Meditation Mondays: Revelation 6: 12-17: End of the World?
12 I looked when He opened the sixth seal, and behold, there was a great earthquake; and the sun became black as sackcloth of hair, and the moon became like blood. 13 And the stars of heaven fell to the earth, as a fig tree drops its late figs when it is shaken by a mighty wind. 14 Then the sky receded as a scroll when it is rolled up, and every mountain and island was moved out of its place. 15 And the kings of the earth, the great men, the rich men, the commanders, the mighty men, every slave and every free man, hid themselves in the caves and in the rocks of the mountains, 16 and said to the mountains and rocks, “Fall on us and hide us from the face of Him who sits on the throne and from the wrath of the Lamb! 17 For the great day of His wrath has come, and who is able to stand?”
This sounds like the end of the world. We have earthquakes, the sun going black, stars falling from heaven, the sky scurrying up like a scroll, mountains and islands moving out of place- it's all very apocalyptic.
And certainly, if we read this without any sense of the Old Testament and the imagery John is using as he writes under the inspiration of the Holy Spirit, we could conclude that John is writing about an event that has yet to occur.
Here's how that sort of interpretation can go. Say you read Revelation 6. Upon finishing you decide to close the book and scratch your head for a moment. When you can't seem to make sense of what you just read you then put on your slippers, go outside, and check on the sun if it's daytime, or the stars if it's nighttime. Maybe you live near the mountains and you walk outside just to make sure that the view you overpaid for didn't scoot out of the way rendering your property value zilch. Once you realize everything seems good, you conclude that John must be talking about a later date (one you hope you're not around for).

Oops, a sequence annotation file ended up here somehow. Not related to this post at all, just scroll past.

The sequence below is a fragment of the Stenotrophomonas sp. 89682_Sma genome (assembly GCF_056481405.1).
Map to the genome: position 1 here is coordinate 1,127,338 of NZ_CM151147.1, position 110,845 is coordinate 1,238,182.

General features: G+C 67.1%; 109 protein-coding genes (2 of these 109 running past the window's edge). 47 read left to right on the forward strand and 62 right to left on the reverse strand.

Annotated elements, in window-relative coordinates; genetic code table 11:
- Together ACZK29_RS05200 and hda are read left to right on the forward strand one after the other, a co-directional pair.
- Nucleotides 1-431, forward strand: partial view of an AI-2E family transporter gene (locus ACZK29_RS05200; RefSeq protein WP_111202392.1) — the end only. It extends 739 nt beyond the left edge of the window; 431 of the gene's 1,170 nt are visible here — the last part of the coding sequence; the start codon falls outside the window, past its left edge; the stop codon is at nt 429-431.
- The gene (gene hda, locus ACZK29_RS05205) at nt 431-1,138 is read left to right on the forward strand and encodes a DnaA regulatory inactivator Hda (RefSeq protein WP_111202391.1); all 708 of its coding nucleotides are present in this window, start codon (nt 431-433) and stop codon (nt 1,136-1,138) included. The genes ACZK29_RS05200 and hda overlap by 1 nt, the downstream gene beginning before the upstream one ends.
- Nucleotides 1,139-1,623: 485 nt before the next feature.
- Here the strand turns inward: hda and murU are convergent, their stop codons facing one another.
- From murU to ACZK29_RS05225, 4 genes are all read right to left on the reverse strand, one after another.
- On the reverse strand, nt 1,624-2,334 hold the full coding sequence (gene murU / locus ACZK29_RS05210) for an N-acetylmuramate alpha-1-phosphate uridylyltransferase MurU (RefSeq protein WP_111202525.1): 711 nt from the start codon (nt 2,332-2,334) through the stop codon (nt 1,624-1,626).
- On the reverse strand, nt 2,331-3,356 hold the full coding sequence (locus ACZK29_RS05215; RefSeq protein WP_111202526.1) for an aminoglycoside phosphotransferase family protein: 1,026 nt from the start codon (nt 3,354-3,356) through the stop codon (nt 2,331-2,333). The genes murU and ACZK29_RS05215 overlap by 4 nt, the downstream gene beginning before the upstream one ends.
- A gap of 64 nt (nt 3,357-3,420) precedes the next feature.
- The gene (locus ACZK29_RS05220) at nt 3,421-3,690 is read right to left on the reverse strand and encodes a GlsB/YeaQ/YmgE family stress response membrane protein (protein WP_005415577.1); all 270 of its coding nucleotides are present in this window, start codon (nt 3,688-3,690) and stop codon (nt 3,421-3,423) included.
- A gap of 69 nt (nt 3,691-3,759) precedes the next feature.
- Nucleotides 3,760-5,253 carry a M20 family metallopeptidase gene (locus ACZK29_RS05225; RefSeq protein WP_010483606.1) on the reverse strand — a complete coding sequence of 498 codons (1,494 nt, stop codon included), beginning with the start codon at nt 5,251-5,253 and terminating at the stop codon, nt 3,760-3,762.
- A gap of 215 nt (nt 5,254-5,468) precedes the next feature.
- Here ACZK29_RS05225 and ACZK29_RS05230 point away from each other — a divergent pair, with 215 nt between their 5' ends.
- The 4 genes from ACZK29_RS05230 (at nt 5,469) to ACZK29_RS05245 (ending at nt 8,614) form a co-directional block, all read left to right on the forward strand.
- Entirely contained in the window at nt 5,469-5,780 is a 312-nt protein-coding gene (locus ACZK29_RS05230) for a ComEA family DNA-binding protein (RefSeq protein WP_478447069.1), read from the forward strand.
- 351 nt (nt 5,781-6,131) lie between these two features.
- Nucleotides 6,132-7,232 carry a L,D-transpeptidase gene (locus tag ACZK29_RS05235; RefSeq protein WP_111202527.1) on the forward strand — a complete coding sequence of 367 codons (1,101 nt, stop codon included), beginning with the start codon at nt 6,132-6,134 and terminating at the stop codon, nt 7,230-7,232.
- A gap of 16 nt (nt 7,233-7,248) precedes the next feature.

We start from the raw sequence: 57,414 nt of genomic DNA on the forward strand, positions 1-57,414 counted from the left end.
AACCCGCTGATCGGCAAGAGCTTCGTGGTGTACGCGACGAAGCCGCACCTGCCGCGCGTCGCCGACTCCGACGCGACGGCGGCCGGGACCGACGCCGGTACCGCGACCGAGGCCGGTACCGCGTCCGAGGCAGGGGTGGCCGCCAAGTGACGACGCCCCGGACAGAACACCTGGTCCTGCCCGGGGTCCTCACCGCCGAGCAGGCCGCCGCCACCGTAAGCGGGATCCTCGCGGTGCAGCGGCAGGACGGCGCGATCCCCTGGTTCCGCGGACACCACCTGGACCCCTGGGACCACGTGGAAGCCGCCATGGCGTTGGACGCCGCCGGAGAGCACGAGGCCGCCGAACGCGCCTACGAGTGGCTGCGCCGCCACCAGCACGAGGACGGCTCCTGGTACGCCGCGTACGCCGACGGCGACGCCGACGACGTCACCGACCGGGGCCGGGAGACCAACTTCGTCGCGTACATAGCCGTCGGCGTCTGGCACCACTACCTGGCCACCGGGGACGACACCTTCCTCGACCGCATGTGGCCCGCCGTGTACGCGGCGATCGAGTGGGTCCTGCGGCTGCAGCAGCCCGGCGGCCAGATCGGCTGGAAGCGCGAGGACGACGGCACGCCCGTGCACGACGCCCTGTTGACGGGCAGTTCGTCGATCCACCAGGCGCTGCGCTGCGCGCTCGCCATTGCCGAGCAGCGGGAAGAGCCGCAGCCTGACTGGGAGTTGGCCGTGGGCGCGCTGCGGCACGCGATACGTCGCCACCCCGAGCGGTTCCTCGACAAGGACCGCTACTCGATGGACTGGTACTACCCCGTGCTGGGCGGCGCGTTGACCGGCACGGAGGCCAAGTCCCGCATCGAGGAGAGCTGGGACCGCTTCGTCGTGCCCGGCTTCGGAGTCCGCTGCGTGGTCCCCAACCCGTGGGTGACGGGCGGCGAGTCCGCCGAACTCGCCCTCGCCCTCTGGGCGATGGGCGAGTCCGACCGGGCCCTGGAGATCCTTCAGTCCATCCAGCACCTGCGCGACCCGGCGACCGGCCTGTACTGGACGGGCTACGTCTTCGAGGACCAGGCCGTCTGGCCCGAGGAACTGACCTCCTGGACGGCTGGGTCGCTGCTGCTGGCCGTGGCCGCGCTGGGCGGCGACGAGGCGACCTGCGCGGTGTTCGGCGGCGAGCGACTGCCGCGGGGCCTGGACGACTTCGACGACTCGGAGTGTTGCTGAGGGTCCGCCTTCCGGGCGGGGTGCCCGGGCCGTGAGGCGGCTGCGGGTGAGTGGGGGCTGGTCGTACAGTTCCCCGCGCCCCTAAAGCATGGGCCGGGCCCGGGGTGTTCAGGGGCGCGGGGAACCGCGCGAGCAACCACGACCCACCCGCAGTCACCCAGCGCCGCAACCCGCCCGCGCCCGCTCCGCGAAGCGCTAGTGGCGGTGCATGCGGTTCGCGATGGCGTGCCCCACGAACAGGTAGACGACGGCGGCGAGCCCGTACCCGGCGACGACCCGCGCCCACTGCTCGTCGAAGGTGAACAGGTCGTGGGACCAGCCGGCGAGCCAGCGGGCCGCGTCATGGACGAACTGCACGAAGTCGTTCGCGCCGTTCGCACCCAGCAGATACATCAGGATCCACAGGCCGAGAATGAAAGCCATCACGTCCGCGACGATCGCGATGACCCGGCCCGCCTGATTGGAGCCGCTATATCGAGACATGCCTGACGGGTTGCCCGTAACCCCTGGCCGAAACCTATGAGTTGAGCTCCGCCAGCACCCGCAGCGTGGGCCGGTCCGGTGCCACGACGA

I'm using a hyperbolic illustration of course, but my point in doing so is that we need to be more familiar with our Old Testament because it can really help us interpret the New Testament (and vice versa).
Let's take for example the earthquake. In the Old Testament earthquakes symbolized divine visitations.
18 Now Mount Sinai was completely in smoke, because the Lord descended upon it in fire. Its smoke ascended like the smoke of a furnace, and the whole mountain quaked greatly. (Ex. 19:18)
5 Then you shall flee through My mountain valley, For the mountain valley shall reach to Azal. Yes, you shall flee As you fled from the earthquake In the days of Uzziah king of Judah. Thus the Lord my God will come, And all the saints with You. (Zec. 14:5)
18 The voice of Your thunder was in the whirlwind; The lightnings lit up the world; The earth trembled and shook. (Ps. 77:18)
What follows this divine visitation in Revelation 6 is what theologians call de-creation language which is the language of destruction. And again, it is totally understandable that this language can be taken as an end of the world type of language, but look again at the Old Testament because John is borrowing language from there.
The colliding of solar systems in this de-creation language were used in the Old Testament to describe the collapsing of a city/nation/state under the judgment of God: